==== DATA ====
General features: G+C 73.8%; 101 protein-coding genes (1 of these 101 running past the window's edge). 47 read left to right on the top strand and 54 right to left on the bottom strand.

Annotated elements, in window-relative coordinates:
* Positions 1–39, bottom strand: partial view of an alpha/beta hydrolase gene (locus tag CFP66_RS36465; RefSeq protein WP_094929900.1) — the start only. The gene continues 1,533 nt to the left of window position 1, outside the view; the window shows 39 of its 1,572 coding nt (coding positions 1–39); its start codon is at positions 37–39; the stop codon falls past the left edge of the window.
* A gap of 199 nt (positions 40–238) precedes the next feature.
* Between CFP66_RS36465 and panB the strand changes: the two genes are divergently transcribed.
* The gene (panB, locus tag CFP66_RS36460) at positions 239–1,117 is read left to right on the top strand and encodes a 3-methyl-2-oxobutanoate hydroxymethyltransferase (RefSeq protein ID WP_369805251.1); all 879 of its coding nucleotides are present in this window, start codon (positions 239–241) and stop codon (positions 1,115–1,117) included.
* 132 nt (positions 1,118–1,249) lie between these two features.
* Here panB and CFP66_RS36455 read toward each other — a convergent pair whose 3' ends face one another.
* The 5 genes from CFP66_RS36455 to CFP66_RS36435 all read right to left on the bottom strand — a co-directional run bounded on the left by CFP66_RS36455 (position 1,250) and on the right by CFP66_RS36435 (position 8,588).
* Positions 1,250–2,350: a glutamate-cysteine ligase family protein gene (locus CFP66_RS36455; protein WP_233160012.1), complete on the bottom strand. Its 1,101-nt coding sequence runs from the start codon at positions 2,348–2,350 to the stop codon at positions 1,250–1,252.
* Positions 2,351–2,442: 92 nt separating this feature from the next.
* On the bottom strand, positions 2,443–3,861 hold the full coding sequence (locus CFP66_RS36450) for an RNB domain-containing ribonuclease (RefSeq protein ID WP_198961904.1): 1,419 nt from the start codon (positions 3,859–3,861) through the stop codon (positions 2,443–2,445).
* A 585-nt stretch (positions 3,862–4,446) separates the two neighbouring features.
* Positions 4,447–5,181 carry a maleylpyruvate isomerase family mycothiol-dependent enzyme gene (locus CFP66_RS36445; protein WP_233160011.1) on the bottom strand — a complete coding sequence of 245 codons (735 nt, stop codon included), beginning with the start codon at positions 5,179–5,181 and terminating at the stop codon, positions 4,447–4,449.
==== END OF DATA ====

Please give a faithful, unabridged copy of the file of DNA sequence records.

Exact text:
General features: G+C 73.8%; 101 protein-coding genes (1 of these 101 running past the window's edge). 47 read left to right on the top strand and 54 right to left on the bottom strand.

Annotated elements, in window-relative coordinates:
* Positions 1–39, bottom strand: partial view of an alpha/beta hydrolase gene (locus tag CFP66_RS36465; RefSeq protein WP_094929900.1) — the start only. The gene continues 1,533 nt to the left of window position 1, outside the view; the window shows 39 of its 1,572 coding nt (coding positions 1–39); its start codon is at positions 37–39; the stop codon falls past the left edge of the window.
* A gap of 199 nt (positions 40–238) precedes the next feature.
* Between CFP66_RS36465 and panB the strand changes: the two genes are divergently transcribed.
* The gene (panB, locus tag CFP66_RS36460) at positions 239–1,117 is read left to right on the top strand and encodes a 3-methyl-2-oxobutanoate hydroxymethyltransferase (RefSeq protein ID WP_369805251.1); all 879 of its coding nucleotides are present in this window, start codon (positions 239–241) and stop codon (positions 1,115–1,117) included.
* 132 nt (positions 1,118–1,249) lie between these two features.
* Here panB and CFP66_RS36455 read toward each other — a convergent pair whose 3' ends face one another.
* The 5 genes from CFP66_RS36455 to CFP66_RS36435 all read right to left on the bottom strand — a co-directional run bounded on the left by CFP66_RS36455 (position 1,250) and on the right by CFP66_RS36435 (position 8,588).
* Positions 1,250–2,350: a glutamate-cysteine ligase family protein gene (locus CFP66_RS36455; protein WP_233160012.1), complete on the bottom strand. Its 1,101-nt coding sequence runs from the start codon at positions 2,348–2,350 to the stop codon at positions 1,250–1,252.
* Positions 2,351–2,442: 92 nt separating this feature from the next.
* On the bottom strand, positions 2,443–3,861 hold the full coding sequence (locus CFP66_RS36450) for an RNB domain-containing ribonuclease (RefSeq protein ID WP_198961904.1): 1,419 nt from the start codon (positions 3,859–3,861) through the stop codon (positions 2,443–2,445).
* A 585-nt stretch (positions 3,862–4,446) separates the two neighbouring features.
* Positions 4,447–5,181 carry a maleylpyruvate isomerase family mycothiol-dependent enzyme gene (locus CFP66_RS36445; protein WP_233160011.1) on the bottom strand — a complete coding sequence of 245 codons (735 nt, stop codon included), beginning with the start codon at positions 5,179–5,181 and terminating at the stop codon, positions 4,447–4,449.